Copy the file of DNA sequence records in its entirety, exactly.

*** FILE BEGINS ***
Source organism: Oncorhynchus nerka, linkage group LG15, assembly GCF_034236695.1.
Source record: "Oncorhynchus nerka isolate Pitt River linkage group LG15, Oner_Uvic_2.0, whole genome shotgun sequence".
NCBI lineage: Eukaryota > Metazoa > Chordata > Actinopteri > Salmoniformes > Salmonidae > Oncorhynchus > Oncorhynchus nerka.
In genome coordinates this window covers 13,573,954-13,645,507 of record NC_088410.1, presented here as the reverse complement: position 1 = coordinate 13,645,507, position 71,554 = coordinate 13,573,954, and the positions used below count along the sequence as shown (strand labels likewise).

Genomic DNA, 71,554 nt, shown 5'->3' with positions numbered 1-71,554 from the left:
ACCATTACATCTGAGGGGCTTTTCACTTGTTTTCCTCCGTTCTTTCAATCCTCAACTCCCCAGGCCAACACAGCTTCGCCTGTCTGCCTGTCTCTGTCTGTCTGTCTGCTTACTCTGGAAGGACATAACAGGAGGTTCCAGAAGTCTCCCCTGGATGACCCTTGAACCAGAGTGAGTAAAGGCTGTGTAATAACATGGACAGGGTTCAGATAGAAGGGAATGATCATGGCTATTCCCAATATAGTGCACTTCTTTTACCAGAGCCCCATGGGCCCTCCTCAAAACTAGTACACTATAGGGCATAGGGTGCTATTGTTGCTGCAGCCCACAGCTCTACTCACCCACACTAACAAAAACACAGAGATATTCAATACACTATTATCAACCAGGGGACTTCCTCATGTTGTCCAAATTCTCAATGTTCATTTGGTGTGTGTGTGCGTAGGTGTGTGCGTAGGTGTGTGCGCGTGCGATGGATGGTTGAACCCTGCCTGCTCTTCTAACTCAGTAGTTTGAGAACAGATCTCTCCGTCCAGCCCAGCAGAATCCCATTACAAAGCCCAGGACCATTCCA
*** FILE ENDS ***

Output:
Source organism: Oncorhynchus nerka, linkage group LG15, assembly GCF_034236695.1.
Source record: "Oncorhynchus nerka isolate Pitt River linkage group LG15, Oner_Uvic_2.0, whole genome shotgun sequence".
NCBI lineage: Eukaryota > Metazoa > Chordata > Actinopteri > Salmoniformes > Salmonidae > Oncorhynchus > Oncorhynchus nerka.
In genome coordinates this window covers 13,573,954-13,645,507 of record NC_088410.1, presented here as the reverse complement: position 1 = coordinate 13,645,507, position 71,554 = coordinate 13,573,954, and the positions used below count along the sequence as shown (strand labels likewise).

Genomic DNA, 71,554 nt, shown 5'->3' with positions numbered 1-71,554 from the left:
ACCATTACATCTGAGGGGCTTTTCACTTGTTTTCCTCCGTTCTTTCAATCCTCAACTCCCCAGGCCAACACAGCTTCGCCTGTCTGCCTGTCTCTGTCTGTCTGTCTGCTTACTCTGGAAGGACATAACAGGAGGTTCCAGAAGTCTCCCCTGGATGACCCTTGAACCAGAGTGAGTAAAGGCTGTGTAATAACATGGACAGGGTTCAGATAGAAGGGAATGATCATGGCTATTCCCAATATAGTGCACTTCTTTTACCAGAGCCCCATGGGCCCTCCTCAAAACTAGTACACTATAGGGCATAGGGTGCTATTGTTGCTGCAGCCCACAGCTCTACTCACCCACACTAACAAAAACACAGAGATATTCAATACACTATTATCAACCAGGGGACTTCCTCATGTTGTCCAAATTCTCAATGTTCATTTGGTGTGTGTGTGCGTAGGTGTGTGCGTAGGTGTGTGCGCGTGCGATGGATGGTTGAACCCTGCCTGCTCTTCTAACTCAGTAGTTTGAGAACAGATCTCTCCGTCCAGCCCAGCAGAATCCCATTACAAAGCCCAGGACCATTCCA